Why Most Solutions to Gilded Rose Miss The Bigger Picture
A couple years ago, I had the pleasure to work with one of the best teams I have ever and probably will ever get to work with again. There was a certain amount of magic we had over the span of a few months that I will probably be chasing the rest of my professional life. I still have links to the members of that team on my blog titled “Team Awesome”, even though I have long sense moved on and so have many of them.
One of the things that made this team so spectacular was the constant dedication to learning and helping to make each other better. We even had management’s buy off and encouragement which is a rare golden egg. They let us get away with a lot in the name of learning.
At one point we started having team competitions around Code Katas. One member would present a Kata and the other team members would have a week to come up with their best implementations. The presenting member would then publicly critique the implementations and pick a winner. This critique was really cool because you learned a lot about what the presenter considered important and how they thought about problems.
One of these little competitions lead to Terry Huges presenting The Gilded Rose Kata. He actually wrote it himself while he was deep into his infatuation with World of Warcraft. I loved it so much I blogged about it and even put up a starter project on github. The basic gist of the kata is this: Here is a piece of crappy legacy code that works. Along with it goes a textural description of what the code does, some modifications the customer wishes you to implement and some constrains you need to adhere to.
I also posted it to the Software Craftsmanship mailing list, a popular programming meme that I was infatuated with at the time. They went gaga for it. Todd Sedano at Carnegie Mellon University used it in his craftsmanship course. And most receiently, Emily Bache included it in her book The Coding Dojo Handbook.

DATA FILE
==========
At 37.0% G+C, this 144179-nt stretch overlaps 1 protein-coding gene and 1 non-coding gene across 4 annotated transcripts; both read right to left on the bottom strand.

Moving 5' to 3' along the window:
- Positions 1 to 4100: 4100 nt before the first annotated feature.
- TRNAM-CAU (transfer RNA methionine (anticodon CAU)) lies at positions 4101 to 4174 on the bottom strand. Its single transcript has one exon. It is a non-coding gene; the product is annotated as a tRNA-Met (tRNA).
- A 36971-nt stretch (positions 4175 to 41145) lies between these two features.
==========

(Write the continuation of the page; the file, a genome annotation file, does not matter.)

A couple of things that gnawed at me about the proliferation and spread of the kata where that most of the early commenters credited me as the author, which seems to be mostly resolved with most modern references to the kata. To be clear, it was all Terry. I just really liked the concept.
I found this ironic considering the kata is about inheriting someone else’s code and having to implement new features while ensuring that you do not break existing features. The obvious choice to accomplish this is to reimplement in another language.
Imagine you having a conversation with a client that goes some thing like this.
Client: I have this system that a developer who is no longer here wrote a couple years back. The system has been running solid for a long time, but I would like to make a couple modifications. These modifications should be pretty simple. Can you give me an estimate on what you think it would take to implement them?
Programmer: Sure! This is totally doable. The first thing we need to do is rewrite the entire app in another language.
Client: … Really? That seems a bit redundant.
Programmer: Next up we will need to recreate our production environment to support running the new languages platform. Oh and we better migrate all of our data to a new Database platform as well.
Client: .. But how does that help with implementing the new features? This application has run for several years on the existing hardware costing me next to nothing.
Programmer: Oh and now that I think about it we will need to fire all our production support staff and hire new people who understand the new hardware, OS and database infrastructure.
Programmer: After all that, it will be a breeze to implement these new features.
Now I realize that katas are meant to be simple problem solving exercises that allow you to practice your skills. But I would suggest that one of the skills you should be practicing is entering an unfamiliar environment and being productive quickly. I would like to challenge the kata community to attempt the original kata. See what it is like to live in somebody else’s shoes and be productive.
If you can’t bring yourself to taint your machine with a .NET environment, give it a shot with Mono it runs fine. Or you could pick some other programming environment that you are less than familiar with, there are certainly enough ports of the original. ;)